Barrington Stage to offer a ‘celebration season’

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By Saturday, Feb 11 Arts & Entertainment
Barrington Stage's Boyd-Quinson Mainstage on Union Street in Pittsfield, Massachusetts.

Pittsfield – In a presentation to the press Barrington Stage Artistic Director Julianne Boyd declared that the 2017 schedule is “a celebration season,” and she added: “Something I feel we need right now.” We certainly do.

Barrington Stage Artistic Director Julianne Boyd.

Barrington Stage Artistic Director Julianne Boyd.

In an unusual mode, the 2017 season includes no premieres, but relies heavily on familiar material. Opening the season on the St. Germain Stage — her second stage — with Jeffrey Sweet’s play “Kunstler,” based on the activities of the radical civil rights attorney William Kunstler, played by BSC favorite Jeff McCarthy, is as close as this season comes to the political plays with which the company has recently become identified. This is an existing production, off-Broadway’s Creative Place International’s production directed by Meagen Fay. It will hold the stage from May 18 through June 10.

It will be followed by Boyd’s own production in the same space of Conor McPherson’s adaptation of the Daphne DuMaurier’s short story “The Birds.” An emotionally stirring play about humanity’s responsibility to the world, this should not be considered a stage version of the Alfred Hitchcock film. This show plays June 15 through July 8.

Six days later, on June 21, the first mainstage show will open. Boyd has selected the hit musical “Ragtime” by Terrence McNally, Lynn Ahrens and Stephen Flaherty based on the novel by E.L. Doctorow. Directed by Joe Calarco, this show takes a look at the turn of the last century, the immigration problem for European Jews, the rise of racial tensions in the Northeast, the creation of new “American” values, the obsession of a man for a minor star who is embroiled in a murder scenario and the difficult transition into modernism. While these topics may not seem easy ones, the show is generally considered a charmer with lovely songs and an easy, filmic quality. “It’s a show that appeals to me,” Boyd said. “I thought it would be too large a show for us, but this newly licensed version uses about twenty people, so I know we can make it work on our stage.” This show runs through July 15.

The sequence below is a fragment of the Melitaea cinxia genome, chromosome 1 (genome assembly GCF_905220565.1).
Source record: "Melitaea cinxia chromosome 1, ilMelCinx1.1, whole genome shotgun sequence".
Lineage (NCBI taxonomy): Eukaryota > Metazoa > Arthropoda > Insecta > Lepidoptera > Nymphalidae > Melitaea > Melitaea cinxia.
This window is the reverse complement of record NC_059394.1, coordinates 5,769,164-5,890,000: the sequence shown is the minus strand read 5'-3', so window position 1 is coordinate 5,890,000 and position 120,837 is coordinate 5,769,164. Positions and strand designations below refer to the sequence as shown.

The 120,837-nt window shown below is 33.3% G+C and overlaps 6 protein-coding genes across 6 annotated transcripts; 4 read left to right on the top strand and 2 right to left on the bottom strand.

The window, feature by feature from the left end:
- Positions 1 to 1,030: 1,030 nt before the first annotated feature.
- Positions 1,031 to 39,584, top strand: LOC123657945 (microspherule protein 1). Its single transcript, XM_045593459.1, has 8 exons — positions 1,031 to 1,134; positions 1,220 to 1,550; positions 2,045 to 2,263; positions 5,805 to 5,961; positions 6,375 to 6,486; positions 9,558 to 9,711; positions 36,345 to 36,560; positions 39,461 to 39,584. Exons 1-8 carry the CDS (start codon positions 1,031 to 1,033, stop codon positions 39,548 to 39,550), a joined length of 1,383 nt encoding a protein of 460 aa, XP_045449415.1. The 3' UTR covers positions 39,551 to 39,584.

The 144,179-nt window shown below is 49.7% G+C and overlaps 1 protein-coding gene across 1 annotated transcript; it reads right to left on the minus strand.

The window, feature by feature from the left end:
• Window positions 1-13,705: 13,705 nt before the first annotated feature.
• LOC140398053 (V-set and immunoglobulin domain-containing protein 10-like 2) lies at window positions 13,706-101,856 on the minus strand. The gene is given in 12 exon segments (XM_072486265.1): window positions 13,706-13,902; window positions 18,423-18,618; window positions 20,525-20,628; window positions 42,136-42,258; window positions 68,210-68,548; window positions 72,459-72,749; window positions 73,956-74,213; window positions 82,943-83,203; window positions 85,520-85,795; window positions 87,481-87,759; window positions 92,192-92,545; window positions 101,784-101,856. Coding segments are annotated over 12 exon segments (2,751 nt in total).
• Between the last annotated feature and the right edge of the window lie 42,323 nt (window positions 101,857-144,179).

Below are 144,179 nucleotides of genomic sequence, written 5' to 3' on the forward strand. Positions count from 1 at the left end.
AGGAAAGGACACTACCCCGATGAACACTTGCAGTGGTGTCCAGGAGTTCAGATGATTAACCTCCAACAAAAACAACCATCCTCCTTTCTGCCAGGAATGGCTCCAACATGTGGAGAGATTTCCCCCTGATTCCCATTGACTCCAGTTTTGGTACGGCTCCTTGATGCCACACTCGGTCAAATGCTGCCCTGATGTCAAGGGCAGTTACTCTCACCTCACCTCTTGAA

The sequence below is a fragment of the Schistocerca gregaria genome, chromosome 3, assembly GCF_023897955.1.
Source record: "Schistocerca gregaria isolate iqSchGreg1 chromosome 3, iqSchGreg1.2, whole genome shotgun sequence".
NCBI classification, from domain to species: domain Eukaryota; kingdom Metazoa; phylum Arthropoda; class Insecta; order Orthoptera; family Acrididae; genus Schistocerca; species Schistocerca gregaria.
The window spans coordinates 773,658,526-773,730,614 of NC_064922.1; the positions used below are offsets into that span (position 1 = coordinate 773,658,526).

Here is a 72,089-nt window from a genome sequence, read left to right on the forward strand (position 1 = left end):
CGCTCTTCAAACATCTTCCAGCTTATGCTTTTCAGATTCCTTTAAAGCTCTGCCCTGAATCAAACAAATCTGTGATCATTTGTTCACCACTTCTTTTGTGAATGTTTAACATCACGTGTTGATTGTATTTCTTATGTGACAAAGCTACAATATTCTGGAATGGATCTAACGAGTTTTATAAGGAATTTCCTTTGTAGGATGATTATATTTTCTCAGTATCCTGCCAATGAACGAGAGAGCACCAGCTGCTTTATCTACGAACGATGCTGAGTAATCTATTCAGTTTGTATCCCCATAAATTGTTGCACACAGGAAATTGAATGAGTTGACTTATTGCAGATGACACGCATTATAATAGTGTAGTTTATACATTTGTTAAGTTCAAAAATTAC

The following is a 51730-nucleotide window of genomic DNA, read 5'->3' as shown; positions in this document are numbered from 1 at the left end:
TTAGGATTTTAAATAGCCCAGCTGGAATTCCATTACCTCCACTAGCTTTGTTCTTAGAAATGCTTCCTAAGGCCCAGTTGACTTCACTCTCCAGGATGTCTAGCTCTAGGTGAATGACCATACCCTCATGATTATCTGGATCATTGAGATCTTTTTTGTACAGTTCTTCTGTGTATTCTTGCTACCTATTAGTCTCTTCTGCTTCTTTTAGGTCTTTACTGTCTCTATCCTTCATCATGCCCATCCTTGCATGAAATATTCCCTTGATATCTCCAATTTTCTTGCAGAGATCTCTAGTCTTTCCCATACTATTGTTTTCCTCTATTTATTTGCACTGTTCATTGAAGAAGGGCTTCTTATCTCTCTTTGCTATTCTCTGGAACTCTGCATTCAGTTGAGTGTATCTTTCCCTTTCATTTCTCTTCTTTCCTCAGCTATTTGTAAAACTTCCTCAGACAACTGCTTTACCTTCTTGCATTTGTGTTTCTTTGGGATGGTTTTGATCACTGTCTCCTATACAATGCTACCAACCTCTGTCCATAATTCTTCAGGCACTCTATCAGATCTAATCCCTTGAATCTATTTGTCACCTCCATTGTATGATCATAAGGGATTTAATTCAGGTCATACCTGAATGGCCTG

An Alan Ayckbourn comedy follows “Ragtime,” to be directed by Sam Buntrock. “Taking Steps” opens on July 20. A laugh-out-loud, riotously funny comedy about a dancer who is desperate to flee the clutches of her rich husband promises to be a fascinating look into the lives of people in a large, three-story home. To be presented on the Boyd-Quinson Stage in a highly theatrical way, it will play through August 5. Just before it closes, the next show at the St. Germain Stage will open: “This,” directed by Christopher Innvar, a play by Melissa James Gibson (an Obie Award winner for “House of Cards”). This play is about a group of friends “backing their way into middle age.” Boyd emphatically pointed to the concept of backing in as a descriptive to point up the difference between a coming-of-age play and this one which concerns 40-somethings.

For her final two shows of the season, Barrington Stage Company’s founder will direct her second production of the Stephen Sondheim, George Furth musical “Company” on the mainstage, and the classic thriller “Gaslight” in the theatre post-season. It has not been announced yet who will direct the latter. “Company” opens August 10 and plays through September 2 while “Gaslight” opens October 4 and plays until October 22.

There is still one show to be announced for the St. Germain, but the current list shows a season with a difference. No new musicals are being presented so far. “We have two we’re working on in our theater lab, but they aren’t ready to be seen yet,” Boyd said. With one show for the second stage still to be announced, there is a chance Boyd and William Finn, who runs the development program, will shoehorn in a new musical, but the current view is that it is unlikely. The “season of celebration” has, in this era of uncertainty, a darkness that shows promise, especially with “Ragtime” leading off the main stage’s season. The inclusion of two thrillers is an unusual aspect and one that holds great promise for a fascinating summer in downtown Pittsfield.


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